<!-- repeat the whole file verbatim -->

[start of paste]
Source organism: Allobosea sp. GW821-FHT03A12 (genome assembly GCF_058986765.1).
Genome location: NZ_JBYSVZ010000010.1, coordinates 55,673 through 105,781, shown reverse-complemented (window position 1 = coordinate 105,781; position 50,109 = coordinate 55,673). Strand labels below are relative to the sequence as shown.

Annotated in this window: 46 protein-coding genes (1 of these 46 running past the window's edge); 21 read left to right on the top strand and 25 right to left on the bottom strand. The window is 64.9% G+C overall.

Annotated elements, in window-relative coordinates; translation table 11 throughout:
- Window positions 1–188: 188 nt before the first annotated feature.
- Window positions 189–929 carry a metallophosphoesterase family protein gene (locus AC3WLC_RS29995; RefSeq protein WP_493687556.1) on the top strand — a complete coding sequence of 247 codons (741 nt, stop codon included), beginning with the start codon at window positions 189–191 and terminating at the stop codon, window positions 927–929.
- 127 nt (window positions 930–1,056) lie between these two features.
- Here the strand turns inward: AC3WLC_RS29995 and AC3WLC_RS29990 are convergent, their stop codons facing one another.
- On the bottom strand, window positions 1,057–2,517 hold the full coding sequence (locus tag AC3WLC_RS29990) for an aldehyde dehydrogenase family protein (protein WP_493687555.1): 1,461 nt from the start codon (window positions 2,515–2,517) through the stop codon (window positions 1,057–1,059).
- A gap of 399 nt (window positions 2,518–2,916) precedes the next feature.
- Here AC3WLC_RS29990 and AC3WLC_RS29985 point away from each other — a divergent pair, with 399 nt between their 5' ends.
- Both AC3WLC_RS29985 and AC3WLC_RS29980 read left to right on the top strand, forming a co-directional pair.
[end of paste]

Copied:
Source organism: Allobosea sp. GW821-FHT03A12 (genome assembly GCF_058986765.1).
Genome location: NZ_JBYSVZ010000010.1, coordinates 55,673 through 105,781, shown reverse-complemented (window position 1 = coordinate 105,781; position 50,109 = coordinate 55,673). Strand labels below are relative to the sequence as shown.

Annotated in this window: 46 protein-coding genes (1 of these 46 running past the window's edge); 21 read left to right on the top strand and 25 right to left on the bottom strand. The window is 64.9% G+C overall.

Annotated elements, in window-relative coordinates; translation table 11 throughout:
- Window positions 1–188: 188 nt before the first annotated feature.
- Window positions 189–929 carry a metallophosphoesterase family protein gene (locus AC3WLC_RS29995; RefSeq protein WP_493687556.1) on the top strand — a complete coding sequence of 247 codons (741 nt, stop codon included), beginning with the start codon at window positions 189–191 and terminating at the stop codon, window positions 927–929.
- 127 nt (window positions 930–1,056) lie between these two features.
- Here the strand turns inward: AC3WLC_RS29995 and AC3WLC_RS29990 are convergent, their stop codons facing one another.
- On the bottom strand, window positions 1,057–2,517 hold the full coding sequence (locus tag AC3WLC_RS29990) for an aldehyde dehydrogenase family protein (protein WP_493687555.1): 1,461 nt from the start codon (window positions 2,515–2,517) through the stop codon (window positions 1,057–1,059).
- A gap of 399 nt (window positions 2,518–2,916) precedes the next feature.
- Here AC3WLC_RS29990 and AC3WLC_RS29985 point away from each other — a divergent pair, with 399 nt between their 5' ends.
- Both AC3WLC_RS29985 and AC3WLC_RS29980 read left to right on the top strand, forming a co-directional pair.